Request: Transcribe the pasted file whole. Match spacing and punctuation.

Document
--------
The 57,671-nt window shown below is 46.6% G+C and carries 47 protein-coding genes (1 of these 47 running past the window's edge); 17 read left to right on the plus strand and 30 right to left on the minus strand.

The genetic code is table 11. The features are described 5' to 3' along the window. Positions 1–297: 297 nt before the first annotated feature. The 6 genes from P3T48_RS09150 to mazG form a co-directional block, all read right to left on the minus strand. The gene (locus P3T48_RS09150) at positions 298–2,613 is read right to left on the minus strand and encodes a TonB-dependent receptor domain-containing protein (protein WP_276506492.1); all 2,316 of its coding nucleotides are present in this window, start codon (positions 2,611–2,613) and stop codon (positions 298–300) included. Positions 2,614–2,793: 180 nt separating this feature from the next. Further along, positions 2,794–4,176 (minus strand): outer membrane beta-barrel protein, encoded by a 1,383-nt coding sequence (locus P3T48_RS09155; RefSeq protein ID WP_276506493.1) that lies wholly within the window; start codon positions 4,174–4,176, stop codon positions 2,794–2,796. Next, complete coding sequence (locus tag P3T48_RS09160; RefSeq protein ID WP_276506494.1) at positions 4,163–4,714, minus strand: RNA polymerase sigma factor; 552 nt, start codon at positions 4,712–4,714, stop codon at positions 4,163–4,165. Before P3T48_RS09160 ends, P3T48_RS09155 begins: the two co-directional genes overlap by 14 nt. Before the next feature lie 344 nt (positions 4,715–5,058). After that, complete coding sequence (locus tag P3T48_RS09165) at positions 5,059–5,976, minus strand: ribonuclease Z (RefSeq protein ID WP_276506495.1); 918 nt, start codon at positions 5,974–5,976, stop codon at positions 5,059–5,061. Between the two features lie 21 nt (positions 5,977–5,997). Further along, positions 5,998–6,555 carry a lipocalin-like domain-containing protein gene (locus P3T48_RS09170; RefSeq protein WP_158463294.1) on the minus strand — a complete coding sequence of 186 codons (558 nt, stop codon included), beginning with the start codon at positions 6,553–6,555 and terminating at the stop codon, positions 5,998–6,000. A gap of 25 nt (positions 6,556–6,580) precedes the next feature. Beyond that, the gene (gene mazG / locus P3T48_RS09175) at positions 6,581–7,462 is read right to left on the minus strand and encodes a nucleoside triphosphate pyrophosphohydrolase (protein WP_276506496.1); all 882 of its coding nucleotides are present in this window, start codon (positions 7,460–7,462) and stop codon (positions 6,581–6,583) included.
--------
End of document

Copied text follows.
The 57,671-nt window shown below is 46.6% G+C and carries 47 protein-coding genes (1 of these 47 running past the window's edge); 17 read left to right on the plus strand and 30 right to left on the minus strand.

The genetic code is table 11. The features are described 5' to 3' along the window. Positions 1–297: 297 nt before the first annotated feature. The 6 genes from P3T48_RS09150 to mazG form a co-directional block, all read right to left on the minus strand. The gene (locus P3T48_RS09150) at positions 298–2,613 is read right to left on the minus strand and encodes a TonB-dependent receptor domain-containing protein (protein WP_276506492.1); all 2,316 of its coding nucleotides are present in this window, start codon (positions 2,611–2,613) and stop codon (positions 298–300) included. Positions 2,614–2,793: 180 nt separating this feature from the next. Further along, positions 2,794–4,176 (minus strand): outer membrane beta-barrel protein, encoded by a 1,383-nt coding sequence (locus P3T48_RS09155; RefSeq protein ID WP_276506493.1) that lies wholly within the window; start codon positions 4,174–4,176, stop codon positions 2,794–2,796. Next, complete coding sequence (locus tag P3T48_RS09160; RefSeq protein ID WP_276506494.1) at positions 4,163–4,714, minus strand: RNA polymerase sigma factor; 552 nt, start codon at positions 4,712–4,714, stop codon at positions 4,163–4,165. Before P3T48_RS09160 ends, P3T48_RS09155 begins: the two co-directional genes overlap by 14 nt. Before the next feature lie 344 nt (positions 4,715–5,058). After that, complete coding sequence (locus tag P3T48_RS09165) at positions 5,059–5,976, minus strand: ribonuclease Z (RefSeq protein ID WP_276506495.1); 918 nt, start codon at positions 5,974–5,976, stop codon at positions 5,059–5,061. Between the two features lie 21 nt (positions 5,977–5,997). Further along, positions 5,998–6,555 carry a lipocalin-like domain-containing protein gene (locus P3T48_RS09170; RefSeq protein WP_158463294.1) on the minus strand — a complete coding sequence of 186 codons (558 nt, stop codon included), beginning with the start codon at positions 6,553–6,555 and terminating at the stop codon, positions 5,998–6,000. A gap of 25 nt (positions 6,556–6,580) precedes the next feature. Beyond that, the gene (gene mazG / locus P3T48_RS09175) at positions 6,581–7,462 is read right to left on the minus strand and encodes a nucleoside triphosphate pyrophosphohydrolase (protein WP_276506496.1); all 882 of its coding nucleotides are present in this window, start codon (positions 7,460–7,462) and stop codon (positions 6,581–6,583) included.